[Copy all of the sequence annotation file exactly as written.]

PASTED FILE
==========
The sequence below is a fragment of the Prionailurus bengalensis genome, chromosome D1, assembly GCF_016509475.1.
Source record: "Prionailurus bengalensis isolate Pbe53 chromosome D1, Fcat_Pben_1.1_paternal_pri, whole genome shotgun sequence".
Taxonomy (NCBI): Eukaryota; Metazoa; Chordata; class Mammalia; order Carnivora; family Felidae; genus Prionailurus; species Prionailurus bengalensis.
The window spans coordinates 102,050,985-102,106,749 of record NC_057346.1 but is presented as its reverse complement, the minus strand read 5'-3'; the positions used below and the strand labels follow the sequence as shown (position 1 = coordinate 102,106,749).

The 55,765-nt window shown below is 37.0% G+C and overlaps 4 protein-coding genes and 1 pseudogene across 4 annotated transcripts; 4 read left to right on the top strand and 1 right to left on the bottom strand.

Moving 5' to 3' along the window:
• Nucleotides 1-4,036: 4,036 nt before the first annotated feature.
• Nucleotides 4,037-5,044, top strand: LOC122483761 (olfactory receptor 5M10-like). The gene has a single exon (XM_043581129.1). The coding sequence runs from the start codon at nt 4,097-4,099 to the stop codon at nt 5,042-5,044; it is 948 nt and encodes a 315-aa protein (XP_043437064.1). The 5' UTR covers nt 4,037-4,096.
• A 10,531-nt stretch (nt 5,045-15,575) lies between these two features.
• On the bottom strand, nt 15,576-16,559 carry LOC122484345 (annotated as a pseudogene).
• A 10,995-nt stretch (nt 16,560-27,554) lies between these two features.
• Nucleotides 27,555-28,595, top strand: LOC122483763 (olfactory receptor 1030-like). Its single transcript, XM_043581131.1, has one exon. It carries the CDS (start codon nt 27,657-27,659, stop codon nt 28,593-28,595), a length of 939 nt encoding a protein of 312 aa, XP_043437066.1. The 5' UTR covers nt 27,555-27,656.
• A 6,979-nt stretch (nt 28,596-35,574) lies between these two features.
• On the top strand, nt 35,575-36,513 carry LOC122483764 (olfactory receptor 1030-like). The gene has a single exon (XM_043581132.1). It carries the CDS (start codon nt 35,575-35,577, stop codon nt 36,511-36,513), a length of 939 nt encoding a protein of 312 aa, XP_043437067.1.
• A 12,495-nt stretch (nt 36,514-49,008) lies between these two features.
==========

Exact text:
The sequence below is a fragment of the Prionailurus bengalensis genome, chromosome D1, assembly GCF_016509475.1.
Source record: "Prionailurus bengalensis isolate Pbe53 chromosome D1, Fcat_Pben_1.1_paternal_pri, whole genome shotgun sequence".
Taxonomy (NCBI): Eukaryota; Metazoa; Chordata; class Mammalia; order Carnivora; family Felidae; genus Prionailurus; species Prionailurus bengalensis.
The window spans coordinates 102,050,985-102,106,749 of record NC_057346.1 but is presented as its reverse complement, the minus strand read 5'-3'; the positions used below and the strand labels follow the sequence as shown (position 1 = coordinate 102,106,749).

The 55,765-nt window shown below is 37.0% G+C and overlaps 4 protein-coding genes and 1 pseudogene across 4 annotated transcripts; 4 read left to right on the top strand and 1 right to left on the bottom strand.

Moving 5' to 3' along the window:
• Nucleotides 1-4,036: 4,036 nt before the first annotated feature.
• Nucleotides 4,037-5,044, top strand: LOC122483761 (olfactory receptor 5M10-like). The gene has a single exon (XM_043581129.1). The coding sequence runs from the start codon at nt 4,097-4,099 to the stop codon at nt 5,042-5,044; it is 948 nt and encodes a 315-aa protein (XP_043437064.1). The 5' UTR covers nt 4,037-4,096.
• A 10,531-nt stretch (nt 5,045-15,575) lies between these two features.
• On the bottom strand, nt 15,576-16,559 carry LOC122484345 (annotated as a pseudogene).
• A 10,995-nt stretch (nt 16,560-27,554) lies between these two features.
• Nucleotides 27,555-28,595, top strand: LOC122483763 (olfactory receptor 1030-like). Its single transcript, XM_043581131.1, has one exon. It carries the CDS (start codon nt 27,657-27,659, stop codon nt 28,593-28,595), a length of 939 nt encoding a protein of 312 aa, XP_043437066.1. The 5' UTR covers nt 27,555-27,656.
• A 6,979-nt stretch (nt 28,596-35,574) lies between these two features.
• On the top strand, nt 35,575-36,513 carry LOC122483764 (olfactory receptor 1030-like). The gene has a single exon (XM_043581132.1). It carries the CDS (start codon nt 35,575-35,577, stop codon nt 36,511-36,513), a length of 939 nt encoding a protein of 312 aa, XP_043437067.1.
• A 12,495-nt stretch (nt 36,514-49,008) lies between these two features.